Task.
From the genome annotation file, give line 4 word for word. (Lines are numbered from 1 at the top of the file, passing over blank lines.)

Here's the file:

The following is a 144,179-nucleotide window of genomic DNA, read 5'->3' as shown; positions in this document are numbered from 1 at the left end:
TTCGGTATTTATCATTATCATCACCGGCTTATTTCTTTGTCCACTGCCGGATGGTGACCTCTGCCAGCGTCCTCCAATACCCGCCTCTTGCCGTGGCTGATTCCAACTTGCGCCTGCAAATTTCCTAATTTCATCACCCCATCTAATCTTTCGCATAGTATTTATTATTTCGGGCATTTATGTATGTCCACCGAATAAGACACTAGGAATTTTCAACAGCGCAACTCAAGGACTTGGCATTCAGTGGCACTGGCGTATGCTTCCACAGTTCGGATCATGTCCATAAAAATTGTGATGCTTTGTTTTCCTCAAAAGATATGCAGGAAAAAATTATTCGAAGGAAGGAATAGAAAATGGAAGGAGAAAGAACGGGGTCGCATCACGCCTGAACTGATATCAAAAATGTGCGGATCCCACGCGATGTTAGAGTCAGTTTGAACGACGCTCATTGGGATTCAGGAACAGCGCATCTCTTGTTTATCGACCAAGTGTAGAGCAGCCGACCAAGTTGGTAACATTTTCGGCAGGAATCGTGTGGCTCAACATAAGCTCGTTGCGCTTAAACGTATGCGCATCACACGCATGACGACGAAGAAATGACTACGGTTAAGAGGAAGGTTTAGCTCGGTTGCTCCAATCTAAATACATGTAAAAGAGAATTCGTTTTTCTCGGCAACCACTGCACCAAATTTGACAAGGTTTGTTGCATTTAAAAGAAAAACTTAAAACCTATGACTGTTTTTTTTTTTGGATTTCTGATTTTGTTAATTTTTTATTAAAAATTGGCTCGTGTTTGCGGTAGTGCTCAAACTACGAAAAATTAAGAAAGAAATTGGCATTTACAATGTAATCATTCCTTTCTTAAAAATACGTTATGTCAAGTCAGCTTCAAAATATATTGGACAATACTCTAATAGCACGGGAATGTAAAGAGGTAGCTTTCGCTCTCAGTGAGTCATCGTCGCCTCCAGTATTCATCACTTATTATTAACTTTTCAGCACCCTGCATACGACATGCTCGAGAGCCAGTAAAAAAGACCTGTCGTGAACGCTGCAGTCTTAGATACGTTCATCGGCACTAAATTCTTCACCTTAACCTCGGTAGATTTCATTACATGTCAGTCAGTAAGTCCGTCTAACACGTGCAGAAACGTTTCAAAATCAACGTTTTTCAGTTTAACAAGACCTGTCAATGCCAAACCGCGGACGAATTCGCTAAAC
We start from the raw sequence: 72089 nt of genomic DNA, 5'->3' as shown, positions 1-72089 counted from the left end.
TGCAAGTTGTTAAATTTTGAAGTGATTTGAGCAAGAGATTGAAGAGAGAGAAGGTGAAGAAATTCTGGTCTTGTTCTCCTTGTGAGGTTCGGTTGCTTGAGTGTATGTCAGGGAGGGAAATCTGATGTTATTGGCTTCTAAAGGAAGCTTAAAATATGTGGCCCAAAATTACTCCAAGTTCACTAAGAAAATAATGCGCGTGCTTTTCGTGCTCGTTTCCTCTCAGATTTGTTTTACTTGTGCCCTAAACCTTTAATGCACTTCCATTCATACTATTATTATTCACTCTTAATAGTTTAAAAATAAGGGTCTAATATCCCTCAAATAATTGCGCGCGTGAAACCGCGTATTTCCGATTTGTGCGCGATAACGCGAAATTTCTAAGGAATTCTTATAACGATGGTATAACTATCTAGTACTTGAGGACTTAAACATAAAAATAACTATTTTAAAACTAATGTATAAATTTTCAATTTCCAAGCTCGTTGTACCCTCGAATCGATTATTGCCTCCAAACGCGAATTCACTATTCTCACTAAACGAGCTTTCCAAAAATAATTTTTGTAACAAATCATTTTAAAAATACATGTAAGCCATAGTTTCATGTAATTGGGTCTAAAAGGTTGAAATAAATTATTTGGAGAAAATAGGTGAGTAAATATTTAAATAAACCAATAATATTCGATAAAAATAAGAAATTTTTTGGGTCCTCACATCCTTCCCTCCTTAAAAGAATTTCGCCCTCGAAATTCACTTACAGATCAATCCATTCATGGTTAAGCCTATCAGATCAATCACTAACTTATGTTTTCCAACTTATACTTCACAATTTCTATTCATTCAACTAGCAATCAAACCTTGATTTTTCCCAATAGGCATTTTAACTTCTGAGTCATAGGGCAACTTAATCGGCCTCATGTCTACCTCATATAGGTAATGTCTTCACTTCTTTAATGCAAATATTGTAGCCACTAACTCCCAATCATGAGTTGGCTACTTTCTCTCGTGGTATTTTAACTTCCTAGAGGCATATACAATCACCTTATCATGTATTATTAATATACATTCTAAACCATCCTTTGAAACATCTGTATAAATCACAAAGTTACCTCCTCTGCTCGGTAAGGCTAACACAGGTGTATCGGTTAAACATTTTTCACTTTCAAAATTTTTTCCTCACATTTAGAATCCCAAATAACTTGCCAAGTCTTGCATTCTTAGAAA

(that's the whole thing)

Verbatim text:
TGCAAGTTGTTAAATTTTGAAGTGATTTGAGCAAGAGATTGAAGAGAGAGAAGGTGAAGAAATTCTGGTCTTGTTCTCCTTGTGAGGTTCGGTTGCTTGAGTGTATGTCAGGGAGGGAAATCTGATGTTATTGGCTTCTAAAGGAAGCTTAAAATATGTGGCCCAAAATTACTCCAAGTTCACTAAGAAAATAATGCGCGTGCTTTTCGTGCTCGTTTCCTCTCAGATTTGTTTTACTTGTGCCCTAAACCTTTAATGCACTTCCATTCATACTATTATTATTCACTCTTAATAGTTTAAAAATAAGGGTCTAATATCCCTCAAATAATTGCGCGCGTGAAACCGCGTATTTCCGATTTGTGCGCGATAACGCGAAATTTCTAAGGAATTCTTATAACGATGGTATAACTATCTAGTACTTGAGGACTTAAACATAAAAATAACTATTTTAAAACTAATGTATAAATTTTCAATTTCCAAGCTCGTTGTACCCTCGAATCGATTATTGCCTCCAAACGCGAATTCACTATTCTCACTAAACGAGCTTTCCAAAAATAATTTTTGTAACAAATCATTTTAAAAATACATGTAAGCCATAGTTTCATGTAATTGGGTCTAAAAGGTTGAAATAAATTATTTGGAGAAAATAGGTGAGTAAATATTTAAATAAACCAATAATATTCGATAAAAATAAGAAATTTTTTGGGTCCTCACATCCTTCCCTCCTTAAAAGAATTTCGCCCTCGAAATTCACTTACAGATCAATCCATTCATGGTTAAGCCTATCAGATCAATCACTAACTTATGTTTTCCAACTTATACTTCACAATTTCTATTCATTCAACTAGCAATCAAACCTTGATTTTTCCCAATAGGCATTTTAACTTCTGAGTCATAGGGCAACTTAATCGGCCTCATGTCTACCTCATATAGGTAATGTCTTCACTTCTTTAATGCAAATATTGTAGCCACTAACTCCCAATCATGAGTTGGCTACTTTCTCTCGTGGTATTTTAACTTCCTAGAGGCATATACAATCACCTTATCATGTATTATTAATATACATTCTAAACCATCCTTTGAAACATCTGTATAAATCACAAAGTTACCTCCTCTGCTCGGTAAGGCTAACACAGGTGTATCGGTTAAACATTTTTCACTTTCAAAATTTTTTCCTCACATTTAGAATCCCAAATAACTTGCCAAGTCTTGCATTCTTAGAAA